With the holiday season looming, both the Tennessee Department of Human Services and Publix, Inc have designated funds to end one of Tennessee’s most pressing issues: poverty.
In 2009, Publix established the Perishable Recovery Program to fight food insecurity, said Brenda Reid, media & community relations manager for Publix. Publix has many food donation programs, Reid said, but the Perishable Recovery Program differs from others in that it donates fresh, healthy food.
“About 10 years ago, we started getting word that there was not enough fresh product out there, and that’s about the time that food banks started hearing about how food insecurity was affecting the health of people,” Reid said.
Publix supermarkets have donated $2 billion worth of fresh food in the program’s 10-year existence. The company intends to match this amount in the next 10 years by giving an additional $2 billion worth of fresh food to food banks across the seven states in which Publix operates.
In the program, Publix supermarkets donate food — such as dairy, deli, meat, produce and baked goods — approaching their sell-by dates to nearby, partnering food banks, Reid said. The food banks are then able to serve fresher, healthier food to the community.
“The Perishable Recovery Program is all about fresh products being delivered into the community where they’re needed,” Reid said.
Each Publix supermarket is assigned food bank partners. In Blount County, Publix partners with Second Harvest of East Tennessee. Fresh foods given to Second Harvest come from Publix supermarkets in the Knoxville area, Reid said.
Publix has also donated an additional $60,000 to Second Harvest as a part of its goal to give $5 million to food banks partnering with Feeding America, a nonprofit hunger relief organization.
When John Provenzano, vice president of government relations for Publix, presented this money to Second Harvest in August, he said Publix’s mission is to feed people considered to be “food insecure.”
A person is considered “food insecure” when he or she does not have access to enough food at any given time to live a healthy, active life, according to the United States Department of Agriculture.
More than 13,000 people or 10.7% of Blount County’s population were considered food insecure in 2017, according to the most recent data from Feeding America.
Whitney Cowles, director of nutrition and program assurance at Second Harvest of Middle Tennessee, shed light on the effects of food insecurity in a Tennessee Justice Center conference call about childhood poverty.
“Food is a basic need and far too many children in Tennessee are going without,” Cowles said. “We know that childhood food insecurity is linked to poor health outcomes and behavioral problems, and children who are hungry are not going to do as well in school.”
Some 934,310 Tennesseans were reported as being food insecure in 2017, the same Feeding America report showed.
“I think Tennessee has a great opportunity with the TANF funds,” Cowles said, referring to Temporary Assistance for Needy Families. The U.S. Department of Health and Human Services describes TANF as a federal program that gives money to families when the primary caregiver cannot provide basic needs.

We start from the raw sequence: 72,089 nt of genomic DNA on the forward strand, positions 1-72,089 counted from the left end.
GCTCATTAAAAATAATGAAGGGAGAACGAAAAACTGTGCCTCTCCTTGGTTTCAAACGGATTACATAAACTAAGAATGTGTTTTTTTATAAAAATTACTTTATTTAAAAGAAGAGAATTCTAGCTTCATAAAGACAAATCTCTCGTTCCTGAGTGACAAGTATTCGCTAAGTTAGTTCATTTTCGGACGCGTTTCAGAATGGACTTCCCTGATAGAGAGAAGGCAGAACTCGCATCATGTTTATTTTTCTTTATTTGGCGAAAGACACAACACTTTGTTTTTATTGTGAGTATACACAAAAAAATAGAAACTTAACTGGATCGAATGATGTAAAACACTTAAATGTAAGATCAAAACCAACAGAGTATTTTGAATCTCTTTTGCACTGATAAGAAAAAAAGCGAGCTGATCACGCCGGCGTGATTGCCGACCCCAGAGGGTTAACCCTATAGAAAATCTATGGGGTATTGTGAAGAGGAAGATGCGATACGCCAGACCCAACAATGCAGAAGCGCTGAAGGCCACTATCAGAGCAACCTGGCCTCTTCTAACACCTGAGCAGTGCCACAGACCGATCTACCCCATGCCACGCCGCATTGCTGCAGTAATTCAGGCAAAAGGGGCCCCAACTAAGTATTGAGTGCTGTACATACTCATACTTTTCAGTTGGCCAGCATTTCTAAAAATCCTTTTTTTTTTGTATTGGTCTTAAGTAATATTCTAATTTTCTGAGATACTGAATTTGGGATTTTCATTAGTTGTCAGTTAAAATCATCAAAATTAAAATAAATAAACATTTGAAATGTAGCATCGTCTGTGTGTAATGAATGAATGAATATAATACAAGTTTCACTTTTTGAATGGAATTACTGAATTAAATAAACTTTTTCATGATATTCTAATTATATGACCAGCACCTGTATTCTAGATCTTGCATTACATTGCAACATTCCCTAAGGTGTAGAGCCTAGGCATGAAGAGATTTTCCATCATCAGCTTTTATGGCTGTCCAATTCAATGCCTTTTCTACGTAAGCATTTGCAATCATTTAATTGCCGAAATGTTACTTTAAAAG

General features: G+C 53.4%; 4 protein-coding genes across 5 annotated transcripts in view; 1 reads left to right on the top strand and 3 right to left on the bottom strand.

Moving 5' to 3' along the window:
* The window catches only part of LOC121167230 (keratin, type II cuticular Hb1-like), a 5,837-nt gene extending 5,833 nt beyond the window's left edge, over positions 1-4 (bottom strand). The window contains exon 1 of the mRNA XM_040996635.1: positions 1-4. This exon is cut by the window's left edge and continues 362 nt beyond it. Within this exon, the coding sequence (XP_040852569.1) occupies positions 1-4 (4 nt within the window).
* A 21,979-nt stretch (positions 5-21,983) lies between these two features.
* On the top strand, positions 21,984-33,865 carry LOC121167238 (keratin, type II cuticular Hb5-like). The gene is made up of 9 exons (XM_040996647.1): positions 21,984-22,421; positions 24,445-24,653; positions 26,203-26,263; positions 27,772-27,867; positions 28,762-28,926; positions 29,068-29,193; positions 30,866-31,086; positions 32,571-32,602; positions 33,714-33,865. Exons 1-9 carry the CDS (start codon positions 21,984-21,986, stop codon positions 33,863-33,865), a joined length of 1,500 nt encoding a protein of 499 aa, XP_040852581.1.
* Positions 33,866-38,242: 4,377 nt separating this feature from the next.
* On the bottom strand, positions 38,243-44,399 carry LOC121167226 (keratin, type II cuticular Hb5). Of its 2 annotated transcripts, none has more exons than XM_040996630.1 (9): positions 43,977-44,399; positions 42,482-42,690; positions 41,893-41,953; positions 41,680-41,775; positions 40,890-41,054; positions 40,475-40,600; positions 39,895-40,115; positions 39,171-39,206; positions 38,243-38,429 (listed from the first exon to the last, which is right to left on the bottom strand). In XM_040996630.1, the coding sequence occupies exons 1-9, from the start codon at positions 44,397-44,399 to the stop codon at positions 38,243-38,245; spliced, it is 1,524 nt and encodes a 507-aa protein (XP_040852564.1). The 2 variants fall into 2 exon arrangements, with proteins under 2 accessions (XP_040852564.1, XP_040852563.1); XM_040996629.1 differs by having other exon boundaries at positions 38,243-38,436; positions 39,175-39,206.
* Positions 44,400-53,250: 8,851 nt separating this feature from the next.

Each year, Tennessee TANF receives $190.9 million from the federal government. However, in the 2019 fiscal year, Tennessee only spent $71.1 million of these funds, according to The Beacon Center of Tennessee, a nonprofit research organization.
The Beacon Center of Tennessee reported the unspent money is placed in a reserve fund and as of September of this year, the reserve fund had reached $732.7 million.
The remaining balance in the reserve fund prompted leaders in fighting poverty across the state to join the conference call with Cowles earlier this month.
Linda O’Neal, former executive director of the Tennessee Commission on Children and Youth, suggested the surplus money in the reserve fund be used to increase the monthly allowance given to TANF families.
“Increased support with TANF funds provides an important opportunity to improve outcomes for children and families, O’Neal said. “Children who grow up in poverty are less likely to achieve economic success as an adult. It’s a wise investment in Tennessee children that will help break the cycle of poverty and reduce future costs in areas as diverse as substance abuse, mental health, physical health and incarceration.”
Last week, the Tennessee Department of Human Services announced a plan to spend the surplus of TANF funds.
TDHS will retain a three-year surplus of funds of approximately $342 million, a Nov. 19 TDHS press release said.
Some $84 million will be used to reopen the Two Generation (2Gen) grant process which funds nonprofits and community organizations with TANF money.
The departments of education and mental health will receive $60 million in TANF funds to expand family resource centers and addiction-prevention and mental health programs.
The Tennessee Department of Children’s Services will receive $10 million in funding to create a program that assists relative caregivers, helps keep children together with their families and prevents adverse childhood experiences.
Programming amounting to $80 million will fund the following efforts:
• Implementing a child support unit to provide employment and re-entry services to non-custodial parents
• Employment programming that addresses the medical and mental health needs of Families First clients
• After-school programs to provide tutoring, healthy lifestyles, abstinence education and workforce development for teenagers
• Programming to assist families with transportation barriers in both rural and urban communities.
Some of the surplus money will remain in the reserve fund to save “for a potential downturn in the economy,” TDHS commissioner Danielle W. Barnes said in the release.
“We now have an opportunity to innovate and better serve our families in need,” Barnes said.